The senses are our first access point in experiencing the street. Whether we are directly engaging with urban life in situ or mapping it via a digital means in an architectural studio, we feel the urban landscape through our bodies, sensorially. In this talk I suggest that developing a sensory dimension, or sensitivity, to researching the street offers a different and more complex approach to understanding urban life and politics, destabilizing the visual economy of the city. Drawing on a range of projects from cities such as Barcelona, Qatar, Milton Keynes and Bedford, I will offer some reflections on how both ‘traditional’ methods and more ‘experimental’ methods can be made more ‘sensory friendly’ to capture the often fleeting, immanent interactions between the social and material. They further allow us a more nuanced understanding of the ‘atmospheric’ transformation of streets, their design and social life (Bohme; Degen et al 2015). I will argue that an innumerable amount of sensations underpin everyday urban public life, and increasingly the urban economy and that these sensory predispositions shape and are shaped by power relations which need to be uncovered.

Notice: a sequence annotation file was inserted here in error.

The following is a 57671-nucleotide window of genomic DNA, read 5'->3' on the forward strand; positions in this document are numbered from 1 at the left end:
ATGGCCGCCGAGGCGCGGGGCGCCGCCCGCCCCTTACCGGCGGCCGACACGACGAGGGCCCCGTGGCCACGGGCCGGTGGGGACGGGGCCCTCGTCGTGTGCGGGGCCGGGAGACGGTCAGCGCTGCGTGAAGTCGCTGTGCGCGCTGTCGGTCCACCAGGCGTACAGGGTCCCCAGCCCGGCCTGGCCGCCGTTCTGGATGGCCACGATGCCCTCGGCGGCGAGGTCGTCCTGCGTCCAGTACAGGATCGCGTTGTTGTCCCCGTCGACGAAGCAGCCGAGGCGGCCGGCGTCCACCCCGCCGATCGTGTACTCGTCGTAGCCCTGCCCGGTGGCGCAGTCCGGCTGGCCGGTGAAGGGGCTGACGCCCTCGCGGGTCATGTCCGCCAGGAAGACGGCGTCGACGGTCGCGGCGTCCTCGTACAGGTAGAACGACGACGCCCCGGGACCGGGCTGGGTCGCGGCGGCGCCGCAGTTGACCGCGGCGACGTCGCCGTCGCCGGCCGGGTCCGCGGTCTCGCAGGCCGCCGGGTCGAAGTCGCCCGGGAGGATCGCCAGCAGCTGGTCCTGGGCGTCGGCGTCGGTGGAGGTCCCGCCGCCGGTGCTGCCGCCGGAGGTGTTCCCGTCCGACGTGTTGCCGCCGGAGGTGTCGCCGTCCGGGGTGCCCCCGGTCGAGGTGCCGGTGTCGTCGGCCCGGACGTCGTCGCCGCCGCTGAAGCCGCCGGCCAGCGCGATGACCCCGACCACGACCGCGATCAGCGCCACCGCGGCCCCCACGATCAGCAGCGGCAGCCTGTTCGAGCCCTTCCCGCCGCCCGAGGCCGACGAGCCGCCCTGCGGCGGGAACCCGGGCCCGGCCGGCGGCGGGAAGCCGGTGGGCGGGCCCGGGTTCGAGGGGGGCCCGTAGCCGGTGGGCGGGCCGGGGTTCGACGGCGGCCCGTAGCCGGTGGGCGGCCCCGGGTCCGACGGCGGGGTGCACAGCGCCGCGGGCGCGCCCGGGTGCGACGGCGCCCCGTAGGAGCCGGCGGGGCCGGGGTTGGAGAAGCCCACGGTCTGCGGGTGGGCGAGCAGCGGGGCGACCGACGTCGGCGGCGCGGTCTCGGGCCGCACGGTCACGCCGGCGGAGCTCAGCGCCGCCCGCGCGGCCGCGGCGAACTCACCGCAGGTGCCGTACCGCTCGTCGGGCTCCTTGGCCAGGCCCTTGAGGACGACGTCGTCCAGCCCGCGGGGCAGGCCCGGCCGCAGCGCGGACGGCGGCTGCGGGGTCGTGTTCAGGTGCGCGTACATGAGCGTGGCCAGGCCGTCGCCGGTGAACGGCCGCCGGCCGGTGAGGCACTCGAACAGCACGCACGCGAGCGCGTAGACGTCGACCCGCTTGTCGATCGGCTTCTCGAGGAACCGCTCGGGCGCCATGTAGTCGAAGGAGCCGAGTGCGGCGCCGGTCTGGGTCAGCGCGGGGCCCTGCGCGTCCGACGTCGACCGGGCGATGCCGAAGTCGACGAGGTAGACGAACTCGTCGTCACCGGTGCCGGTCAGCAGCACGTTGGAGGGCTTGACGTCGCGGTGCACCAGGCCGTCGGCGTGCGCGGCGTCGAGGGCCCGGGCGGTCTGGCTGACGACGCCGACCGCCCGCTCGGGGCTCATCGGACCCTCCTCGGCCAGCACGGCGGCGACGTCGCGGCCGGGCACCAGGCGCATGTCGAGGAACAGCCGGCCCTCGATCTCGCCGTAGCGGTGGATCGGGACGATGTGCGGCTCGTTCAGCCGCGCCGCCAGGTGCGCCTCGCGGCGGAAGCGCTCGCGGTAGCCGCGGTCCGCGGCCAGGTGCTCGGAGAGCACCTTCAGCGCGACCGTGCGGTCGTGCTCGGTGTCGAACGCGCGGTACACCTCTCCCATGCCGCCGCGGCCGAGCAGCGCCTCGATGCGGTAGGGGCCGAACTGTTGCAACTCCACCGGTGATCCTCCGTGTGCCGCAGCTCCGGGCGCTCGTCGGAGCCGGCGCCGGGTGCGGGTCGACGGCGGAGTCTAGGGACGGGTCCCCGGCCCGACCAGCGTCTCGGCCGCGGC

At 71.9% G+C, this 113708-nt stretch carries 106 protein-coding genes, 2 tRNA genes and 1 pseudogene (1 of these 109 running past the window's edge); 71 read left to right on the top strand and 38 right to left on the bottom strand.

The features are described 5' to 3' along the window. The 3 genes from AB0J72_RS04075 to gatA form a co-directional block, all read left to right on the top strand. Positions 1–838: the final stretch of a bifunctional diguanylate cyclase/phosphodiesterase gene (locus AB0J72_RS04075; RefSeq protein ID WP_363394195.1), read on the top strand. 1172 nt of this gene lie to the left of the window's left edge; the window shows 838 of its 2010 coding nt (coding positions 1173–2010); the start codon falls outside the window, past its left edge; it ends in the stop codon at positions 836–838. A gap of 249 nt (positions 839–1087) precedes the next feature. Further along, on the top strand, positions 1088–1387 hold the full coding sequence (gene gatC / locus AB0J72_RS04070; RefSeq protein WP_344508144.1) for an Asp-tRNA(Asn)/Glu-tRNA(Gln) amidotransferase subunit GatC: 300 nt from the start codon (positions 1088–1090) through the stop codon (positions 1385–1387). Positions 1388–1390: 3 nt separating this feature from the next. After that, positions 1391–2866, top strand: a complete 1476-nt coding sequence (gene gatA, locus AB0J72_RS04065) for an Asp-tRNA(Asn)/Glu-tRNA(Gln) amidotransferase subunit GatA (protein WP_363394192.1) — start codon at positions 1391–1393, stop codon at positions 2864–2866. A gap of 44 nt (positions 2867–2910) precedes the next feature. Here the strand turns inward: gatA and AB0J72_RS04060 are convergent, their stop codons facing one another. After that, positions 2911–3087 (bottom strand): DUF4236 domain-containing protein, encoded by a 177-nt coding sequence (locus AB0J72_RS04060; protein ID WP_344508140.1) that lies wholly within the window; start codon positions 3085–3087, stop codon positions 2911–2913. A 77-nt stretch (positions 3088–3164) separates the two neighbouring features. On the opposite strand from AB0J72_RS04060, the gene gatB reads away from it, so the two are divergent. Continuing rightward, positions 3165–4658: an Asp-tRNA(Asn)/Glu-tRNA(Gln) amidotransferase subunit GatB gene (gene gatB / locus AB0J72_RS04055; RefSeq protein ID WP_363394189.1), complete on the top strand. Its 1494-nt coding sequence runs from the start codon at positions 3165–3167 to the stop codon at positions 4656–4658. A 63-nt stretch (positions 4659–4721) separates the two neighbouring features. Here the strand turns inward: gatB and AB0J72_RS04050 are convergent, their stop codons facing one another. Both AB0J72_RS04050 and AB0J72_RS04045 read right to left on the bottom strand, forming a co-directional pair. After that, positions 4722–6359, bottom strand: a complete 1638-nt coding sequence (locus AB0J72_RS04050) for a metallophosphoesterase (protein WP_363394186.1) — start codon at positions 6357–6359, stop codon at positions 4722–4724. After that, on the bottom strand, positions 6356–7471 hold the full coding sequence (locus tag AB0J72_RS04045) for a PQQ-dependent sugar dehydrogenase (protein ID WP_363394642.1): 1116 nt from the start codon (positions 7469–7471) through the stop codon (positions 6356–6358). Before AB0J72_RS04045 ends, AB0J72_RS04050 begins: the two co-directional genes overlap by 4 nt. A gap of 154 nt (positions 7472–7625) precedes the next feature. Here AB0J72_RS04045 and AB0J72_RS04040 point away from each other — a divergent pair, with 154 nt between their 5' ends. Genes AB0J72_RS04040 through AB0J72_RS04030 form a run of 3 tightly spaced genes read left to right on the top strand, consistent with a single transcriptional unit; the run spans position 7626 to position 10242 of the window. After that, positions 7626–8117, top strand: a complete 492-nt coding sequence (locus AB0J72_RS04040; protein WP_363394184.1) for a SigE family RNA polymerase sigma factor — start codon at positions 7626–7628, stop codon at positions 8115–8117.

For more information see: https://www.kent.ac.uk/sspssr/news-events/streetlife-symposium.html